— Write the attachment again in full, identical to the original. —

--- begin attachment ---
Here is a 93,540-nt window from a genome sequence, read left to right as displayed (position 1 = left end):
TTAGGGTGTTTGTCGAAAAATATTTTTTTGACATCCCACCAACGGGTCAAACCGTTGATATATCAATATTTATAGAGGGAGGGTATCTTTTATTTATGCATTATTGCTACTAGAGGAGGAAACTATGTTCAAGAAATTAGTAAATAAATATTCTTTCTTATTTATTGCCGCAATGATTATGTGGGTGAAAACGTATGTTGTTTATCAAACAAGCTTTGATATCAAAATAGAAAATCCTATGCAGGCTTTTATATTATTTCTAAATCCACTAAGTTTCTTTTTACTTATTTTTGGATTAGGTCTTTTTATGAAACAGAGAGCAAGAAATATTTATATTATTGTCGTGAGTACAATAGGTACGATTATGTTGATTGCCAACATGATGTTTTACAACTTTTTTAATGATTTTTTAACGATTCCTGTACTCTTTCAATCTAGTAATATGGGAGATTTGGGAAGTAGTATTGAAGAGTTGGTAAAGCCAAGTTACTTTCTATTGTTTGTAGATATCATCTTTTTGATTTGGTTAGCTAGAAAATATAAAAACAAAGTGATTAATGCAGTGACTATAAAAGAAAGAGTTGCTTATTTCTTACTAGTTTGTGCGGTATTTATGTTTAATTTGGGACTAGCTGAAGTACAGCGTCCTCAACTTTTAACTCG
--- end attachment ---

Here is a 93,540-nt window from a genome sequence, read left to right as displayed (position 1 = left end):
TTAGGGTGTTTGTCGAAAAATATTTTTTTGACATCCCACCAACGGGTCAAACCGTTGATATATCAATATTTATAGAGGGAGGGTATCTTTTATTTATGCATTATTGCTACTAGAGGAGGAAACTATGTTCAAGAAATTAGTAAATAAATATTCTTTCTTATTTATTGCCGCAATGATTATGTGGGTGAAAACGTATGTTGTTTATCAAACAAGCTTTGATATCAAAATAGAAAATCCTATGCAGGCTTTTATATTATTTCTAAATCCACTAAGTTTCTTTTTACTTATTTTTGGATTAGGTCTTTTTATGAAACAGAGAGCAAGAAATATTTATATTATTGTCGTGAGTACAATAGGTACGATTATGTTGATTGCCAACATGATGTTTTACAACTTTTTTAATGATTTTTTAACGATTCCTGTACTCTTTCAATCTAGTAATATGGGAGATTTGGGAAGTAGTATTGAAGAGTTGGTAAAGCCAAGTTACTTTCTATTGTTTGTAGATATCATCTTTTTGATTTGGTTAGCTAGAAAATATAAAAACAAAGTGATTAATGCAGTGACTATAAAAGAAAGAGTTGCTTATTTCTTACTAGTTTGTGCGGTATTTATGTTTAATTTGGGACTAGCTGAAGTACAGCGTCCTCAACTTTTAACTCG